Questions Authors Ask Designers – Part One – Book Covers

I’ve served as a panelist at quite a few book conferences, so I’ve heard many of the questions authors have about design topics.  In part one of this series, we look at book covers.

questions-authors-ask-designers-275px“How can you make my cover stick out from the crowd so that it’s memorable, but in a good way?”

First, we explore what the book is about, and who it is meant to serve. What is the topic/genre, and what has been done before? Were those books successful and whether yes or no, why? The cover is about advertising what’s inside. It cannot give everything away, but must have striking imagery or a compelling typographic treatment to attract the eye of someone across the room.

The cover must be appropriate and reflect the content, yet it’s an advertisement. For a designer, each book project is a fresh opportunity to solve a problem – a problem that many authors, being so close to their creations, don’t perceive. Most authors don’t realize how much conceptualization is involved in getting a cover just right so their work is positioned for success. And for every manuscript, the approach is different.

“Should a cover be designed for retail shelves, like B & N… or should it be designed for electronic display (like Amazon)? Does it make a difference?”

The cover needs to work large and small so that it is attractive no matter the format. Depending on the cover design, we may need to create two different versions. The cover art for the printed version needs to be high resolution (300+ dpi at actual size) and CMYK, and the artwork for online needs to 72 dpi and RGB. But, let’s say your cover uses very thin elongated type. It may look great as a printed cover, but when you try to use it on Amazon as a small graphic, no one can read it. So the web version might need to be altered with the type thickened. You also need to consider what cover and interior pages will be displayed in the online pop-up sample (the “see inside”) version.

“Where do you get your ideas?”

My inspiration comes from the book itself, as well as the author. I send a questionnaire for my clients to fill out.

Some things are instinctive, like knowing and feeling the right color palettes and typography. Sometimes, I’ll also look for inspiration (online and/or offline) to conceptualize what I believe will work. I then play with a few ideas in my head, sketching them on paper, until things are more focused. Then I develop those ideas on the computer.

“Why does it cost so much? Why do some designers charge $150 and others $2,000?”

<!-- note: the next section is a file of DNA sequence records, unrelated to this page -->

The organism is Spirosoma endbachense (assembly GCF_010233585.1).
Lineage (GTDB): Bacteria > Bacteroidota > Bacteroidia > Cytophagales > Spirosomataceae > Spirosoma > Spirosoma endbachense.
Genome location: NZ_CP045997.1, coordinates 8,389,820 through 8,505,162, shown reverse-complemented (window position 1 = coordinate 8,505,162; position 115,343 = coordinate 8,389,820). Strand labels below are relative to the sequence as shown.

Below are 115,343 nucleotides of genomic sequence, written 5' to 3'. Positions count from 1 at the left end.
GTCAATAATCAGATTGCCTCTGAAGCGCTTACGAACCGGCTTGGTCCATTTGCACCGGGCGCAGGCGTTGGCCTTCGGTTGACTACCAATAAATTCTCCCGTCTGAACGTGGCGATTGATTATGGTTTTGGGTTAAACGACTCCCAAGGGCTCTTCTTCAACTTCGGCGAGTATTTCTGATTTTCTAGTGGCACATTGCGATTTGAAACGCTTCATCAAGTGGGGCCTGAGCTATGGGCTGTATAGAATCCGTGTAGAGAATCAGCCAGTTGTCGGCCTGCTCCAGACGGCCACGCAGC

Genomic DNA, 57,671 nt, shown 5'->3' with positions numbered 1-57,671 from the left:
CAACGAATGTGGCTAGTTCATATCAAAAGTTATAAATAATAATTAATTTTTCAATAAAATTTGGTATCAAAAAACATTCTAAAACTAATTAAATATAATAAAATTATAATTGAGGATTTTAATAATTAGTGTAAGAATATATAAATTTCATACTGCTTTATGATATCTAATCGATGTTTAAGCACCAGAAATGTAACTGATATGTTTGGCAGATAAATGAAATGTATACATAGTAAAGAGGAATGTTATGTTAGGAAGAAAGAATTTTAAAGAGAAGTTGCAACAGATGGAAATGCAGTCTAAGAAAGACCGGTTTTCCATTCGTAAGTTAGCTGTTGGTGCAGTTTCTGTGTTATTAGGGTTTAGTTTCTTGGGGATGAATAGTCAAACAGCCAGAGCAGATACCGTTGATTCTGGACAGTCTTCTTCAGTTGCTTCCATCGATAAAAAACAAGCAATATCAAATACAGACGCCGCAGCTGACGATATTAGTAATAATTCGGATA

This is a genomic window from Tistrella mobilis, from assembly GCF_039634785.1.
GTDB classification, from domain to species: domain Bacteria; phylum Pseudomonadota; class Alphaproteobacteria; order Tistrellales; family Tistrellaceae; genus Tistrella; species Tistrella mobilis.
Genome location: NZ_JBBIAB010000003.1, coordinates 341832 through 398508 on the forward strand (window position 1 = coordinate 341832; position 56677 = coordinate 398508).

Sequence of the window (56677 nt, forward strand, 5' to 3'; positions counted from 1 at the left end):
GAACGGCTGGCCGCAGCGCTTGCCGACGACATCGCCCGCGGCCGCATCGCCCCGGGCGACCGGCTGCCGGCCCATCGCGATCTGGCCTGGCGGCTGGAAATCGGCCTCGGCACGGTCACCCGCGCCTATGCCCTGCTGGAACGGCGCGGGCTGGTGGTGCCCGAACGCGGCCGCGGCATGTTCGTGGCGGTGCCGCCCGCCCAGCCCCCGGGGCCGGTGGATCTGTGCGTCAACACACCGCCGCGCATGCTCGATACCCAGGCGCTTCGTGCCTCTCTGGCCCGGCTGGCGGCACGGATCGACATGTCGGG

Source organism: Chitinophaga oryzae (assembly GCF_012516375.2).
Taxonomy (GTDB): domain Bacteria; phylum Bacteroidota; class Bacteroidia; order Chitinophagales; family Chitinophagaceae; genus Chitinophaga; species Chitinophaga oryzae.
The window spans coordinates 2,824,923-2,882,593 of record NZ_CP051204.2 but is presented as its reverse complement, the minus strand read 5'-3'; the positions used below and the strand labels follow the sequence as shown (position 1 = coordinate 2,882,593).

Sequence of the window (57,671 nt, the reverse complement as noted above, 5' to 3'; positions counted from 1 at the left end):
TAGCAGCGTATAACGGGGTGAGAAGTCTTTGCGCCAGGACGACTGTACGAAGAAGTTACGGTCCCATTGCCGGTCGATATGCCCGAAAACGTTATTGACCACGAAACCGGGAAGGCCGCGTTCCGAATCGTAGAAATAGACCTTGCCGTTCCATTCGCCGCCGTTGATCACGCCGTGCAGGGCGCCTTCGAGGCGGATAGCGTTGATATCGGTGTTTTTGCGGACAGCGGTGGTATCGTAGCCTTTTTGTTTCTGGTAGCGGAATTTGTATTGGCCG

The pricing of book covers and interior design can vary greatly. First, it depends on the book design experience someone has, and it can also depend on whether the project is coming from a self-publishing author or a large book publishing company. The assigned budgets can vary from company to company as well. If a designer is well-known with years of experience, the cost will be higher. It’s also a good idea when receiving estimates to look closely at the stated terms. Focus on how many initial concepts will be created, and how many rounds of edits or redesigns  does the designer offer without additional costs.

With cover design, the more complex the project, the higher the price. For example, does the cover require an original illustration or photograph? If the cover requires a photograph, does it need a location, stylist, make-up artist, etc.

“Should I put a portrait of myself on the cover, or not?”

Having your photo on the cover and its location depends on the type of book it is and your public profile.  If we’re talking about a book of New York photography, it needs a photo on the cover, but on the back (or flap) the photographer’s photo should be there with their biography. If the book is YOUR own recipes, then the cover probably needs you in your kitchen showing off some fabulous food. If you are a well-known speaker and entrepreneur, the cover design will be based on the content you’re selling and not necessarily on your image.

“What is the most difficult book to design? The easiest? Textbook, fiction, non-fiction, cookbook, etc.?”

When it comes to difficulty, I will say there are two scenarios that are the most difficult. A cookbook where the cover needs the chef, the kitchen location and the food preparation is complicated. This involves hiring talented photographers, food stylists, location scouts, hair and make-up stylists, clothing stylists and lighting equipment. (The same goes for a celebrity, sports or gardening book cover.)

The second “most difficult” type is a novel or mystery, because the book must be read by both the designer and illustrator/photographer (if one is required) and the cover has to have just the right image, evoke the just right feeling and capture the imagination of the prospective reader. The author may know what’s inside, but the prospective buyer doesn’t, and they do judge books by their covers!

Have more questions about book cover design? Just write them in below!